Abby Martin: How does it make sense that there is more debt than there is currency?
Peter: That’s a good question. Mainly because of the interest that’s charged. In capitalism every product has to have something, that makes a profit, and then in the sale of money, which is what banks do, they create and sell money effectively.
When they lower and raise interest rates they’re changing the price of what it’s going to cost you to get money in a loan. And then they produce interest obviously and that interest doesn’t exist in the money supply.
So you have today about $200 trillion in debt in the world and about $80 trillion in currency. So what does that mean? It means that those that are holding the bag in the lower class are the ones that get screwed when you have economic declines.
There are always going to be bankruptcies and things like that, that happen in a kind of classism, this structural classism that I call it, that effectively hurts the lower class.
And the fact that people don’t see that either. I mean that goes back 5,000 years. It has been in lockstep of something else that we’re familiar with called slavery! So debt peonage, slavery, convict leasing. Even today in certain areas of Asia they have debt that’s passed through generations, from farmer to child, and that child has to continue working off its father’s debt and effectively a kind of post-neofuedalism.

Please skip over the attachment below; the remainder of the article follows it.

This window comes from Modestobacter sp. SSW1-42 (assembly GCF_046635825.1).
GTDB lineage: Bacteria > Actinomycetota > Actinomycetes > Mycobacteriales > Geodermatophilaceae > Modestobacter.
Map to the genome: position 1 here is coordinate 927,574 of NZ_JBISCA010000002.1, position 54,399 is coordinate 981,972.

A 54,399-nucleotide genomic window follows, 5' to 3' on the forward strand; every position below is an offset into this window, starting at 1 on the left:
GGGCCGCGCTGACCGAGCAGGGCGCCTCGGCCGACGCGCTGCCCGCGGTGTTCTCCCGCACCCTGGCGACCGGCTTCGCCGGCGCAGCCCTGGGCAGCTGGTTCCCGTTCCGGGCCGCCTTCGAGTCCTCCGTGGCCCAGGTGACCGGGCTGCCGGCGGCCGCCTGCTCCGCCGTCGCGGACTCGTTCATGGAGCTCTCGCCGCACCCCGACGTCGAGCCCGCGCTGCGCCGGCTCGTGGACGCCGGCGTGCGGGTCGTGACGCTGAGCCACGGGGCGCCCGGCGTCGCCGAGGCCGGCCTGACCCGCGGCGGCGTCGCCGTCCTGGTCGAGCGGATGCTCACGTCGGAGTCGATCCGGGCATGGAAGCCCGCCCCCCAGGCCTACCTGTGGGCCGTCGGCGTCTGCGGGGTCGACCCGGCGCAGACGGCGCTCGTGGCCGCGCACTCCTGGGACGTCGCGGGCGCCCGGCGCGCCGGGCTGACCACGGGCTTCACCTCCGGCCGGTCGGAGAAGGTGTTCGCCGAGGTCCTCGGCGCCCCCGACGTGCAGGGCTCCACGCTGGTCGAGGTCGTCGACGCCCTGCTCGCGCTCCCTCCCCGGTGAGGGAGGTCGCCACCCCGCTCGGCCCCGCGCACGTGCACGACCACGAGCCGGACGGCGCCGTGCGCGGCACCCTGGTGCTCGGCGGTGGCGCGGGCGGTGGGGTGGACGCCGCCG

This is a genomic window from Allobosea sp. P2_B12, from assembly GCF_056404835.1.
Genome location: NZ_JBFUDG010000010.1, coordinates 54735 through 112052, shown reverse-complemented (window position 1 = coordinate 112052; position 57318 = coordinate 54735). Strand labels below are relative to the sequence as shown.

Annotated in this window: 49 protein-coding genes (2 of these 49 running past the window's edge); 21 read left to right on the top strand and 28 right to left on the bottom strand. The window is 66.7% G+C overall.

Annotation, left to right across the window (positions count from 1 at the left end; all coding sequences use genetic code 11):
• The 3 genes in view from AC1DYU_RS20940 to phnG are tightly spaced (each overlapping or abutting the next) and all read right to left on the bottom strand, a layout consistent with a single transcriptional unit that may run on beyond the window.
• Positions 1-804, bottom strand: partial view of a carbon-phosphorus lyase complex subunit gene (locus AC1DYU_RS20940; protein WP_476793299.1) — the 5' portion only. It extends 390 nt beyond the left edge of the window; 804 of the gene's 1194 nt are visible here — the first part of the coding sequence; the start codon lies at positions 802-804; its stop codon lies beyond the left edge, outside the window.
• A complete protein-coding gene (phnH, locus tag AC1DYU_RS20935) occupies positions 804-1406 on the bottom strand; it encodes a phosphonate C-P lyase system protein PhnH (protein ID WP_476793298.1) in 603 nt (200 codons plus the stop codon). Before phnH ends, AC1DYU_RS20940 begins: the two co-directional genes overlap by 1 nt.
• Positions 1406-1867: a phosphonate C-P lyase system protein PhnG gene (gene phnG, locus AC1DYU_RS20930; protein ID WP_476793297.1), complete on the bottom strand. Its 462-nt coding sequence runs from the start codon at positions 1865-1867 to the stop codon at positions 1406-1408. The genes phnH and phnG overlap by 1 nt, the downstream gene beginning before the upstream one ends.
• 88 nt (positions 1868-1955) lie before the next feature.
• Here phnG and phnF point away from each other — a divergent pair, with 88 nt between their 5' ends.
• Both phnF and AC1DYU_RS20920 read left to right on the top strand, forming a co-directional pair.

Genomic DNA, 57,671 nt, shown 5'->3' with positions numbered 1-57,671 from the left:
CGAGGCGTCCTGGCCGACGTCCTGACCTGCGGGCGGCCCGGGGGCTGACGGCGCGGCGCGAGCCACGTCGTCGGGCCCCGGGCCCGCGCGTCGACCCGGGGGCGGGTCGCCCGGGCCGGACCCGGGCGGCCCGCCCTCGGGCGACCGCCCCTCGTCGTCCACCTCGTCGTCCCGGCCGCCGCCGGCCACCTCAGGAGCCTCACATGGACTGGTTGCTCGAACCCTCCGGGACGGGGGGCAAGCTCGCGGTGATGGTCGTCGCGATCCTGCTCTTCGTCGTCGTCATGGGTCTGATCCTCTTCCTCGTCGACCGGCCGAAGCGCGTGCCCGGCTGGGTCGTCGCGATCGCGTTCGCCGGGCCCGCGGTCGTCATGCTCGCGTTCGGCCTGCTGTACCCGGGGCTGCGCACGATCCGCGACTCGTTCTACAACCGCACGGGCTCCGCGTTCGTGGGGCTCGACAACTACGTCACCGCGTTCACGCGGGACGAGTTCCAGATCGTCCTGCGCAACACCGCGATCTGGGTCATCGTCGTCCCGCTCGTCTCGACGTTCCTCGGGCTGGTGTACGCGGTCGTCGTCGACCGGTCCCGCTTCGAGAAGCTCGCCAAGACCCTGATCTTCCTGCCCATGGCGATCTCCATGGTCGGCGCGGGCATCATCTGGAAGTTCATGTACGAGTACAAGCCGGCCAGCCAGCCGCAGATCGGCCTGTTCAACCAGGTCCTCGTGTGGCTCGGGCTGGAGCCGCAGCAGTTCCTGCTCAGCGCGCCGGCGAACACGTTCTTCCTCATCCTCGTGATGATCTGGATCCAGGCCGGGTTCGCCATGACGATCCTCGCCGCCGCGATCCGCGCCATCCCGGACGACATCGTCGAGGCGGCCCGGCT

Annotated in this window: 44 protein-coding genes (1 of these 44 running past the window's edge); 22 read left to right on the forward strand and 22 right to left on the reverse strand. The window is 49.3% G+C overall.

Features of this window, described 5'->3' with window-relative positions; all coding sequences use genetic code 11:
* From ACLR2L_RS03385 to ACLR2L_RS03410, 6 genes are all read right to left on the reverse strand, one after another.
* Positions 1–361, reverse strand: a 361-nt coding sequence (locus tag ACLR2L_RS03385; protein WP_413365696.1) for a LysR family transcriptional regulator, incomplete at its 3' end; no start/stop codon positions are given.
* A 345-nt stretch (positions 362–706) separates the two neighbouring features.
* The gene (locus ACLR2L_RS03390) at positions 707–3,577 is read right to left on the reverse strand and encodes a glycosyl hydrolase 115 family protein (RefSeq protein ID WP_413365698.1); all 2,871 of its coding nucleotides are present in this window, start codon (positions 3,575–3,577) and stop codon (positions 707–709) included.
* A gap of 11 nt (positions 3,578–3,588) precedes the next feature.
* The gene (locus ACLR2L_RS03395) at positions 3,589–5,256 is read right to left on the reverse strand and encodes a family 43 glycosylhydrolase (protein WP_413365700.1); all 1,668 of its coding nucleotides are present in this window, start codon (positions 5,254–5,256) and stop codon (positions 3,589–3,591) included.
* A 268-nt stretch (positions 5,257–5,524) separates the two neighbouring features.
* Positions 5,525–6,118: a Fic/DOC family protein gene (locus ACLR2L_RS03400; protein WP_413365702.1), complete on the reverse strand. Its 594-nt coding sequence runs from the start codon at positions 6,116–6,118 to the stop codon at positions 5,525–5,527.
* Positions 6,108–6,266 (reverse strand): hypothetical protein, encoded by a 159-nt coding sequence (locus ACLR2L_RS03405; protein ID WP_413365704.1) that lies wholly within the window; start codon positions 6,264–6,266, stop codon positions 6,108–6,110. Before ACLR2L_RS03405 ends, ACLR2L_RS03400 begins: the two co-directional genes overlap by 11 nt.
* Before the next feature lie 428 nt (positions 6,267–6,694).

So this phenomenon is there, and it’s unfortunate that more people don’t see the actual intrinsic problem of debt. And the solution to that, you can argue that you could get rid of a debt-based currency and so on, and I’ve had many conversations with people about that, but the question is: why hasn’t it happened? Because it’s intrinsic to the function of capitalism. And it’s not even that they act insidiously, it’s just what their job is. Their job is to make money on nothing and sell it to people and then when the people can’t pay it they take their property. And that property goes. It’s just another funneling system.
Here’s another thing I’ll mention. All the money that’s made in the world comes from the lower class taking loans. So, right now less than 63% of Americans have a thousand dollars in savings. Yet the lower class, that same subclass is what takes on all the major loans: home loans, car loans. That money comes in, the people buy all this stuff, and then that money that’s spent goes basically right back up to the upper class again. Because as we know from the growth of the past ten years all of the major income has gone to the upper ten, 5 to 10 percent.
So it’s even worse now, so you see my point? The people take on all the loans of the entire collective money in society and then that money is extracted through them through various forms of structural classism and goes right back up to the upper 1% and people should be enraged by that. But they don’t see it because it’s a structural phenomenon. It’s something that’s happening under the surface that isn’t readily apparent and that’s why, due to ignorance, no one really reacts on it.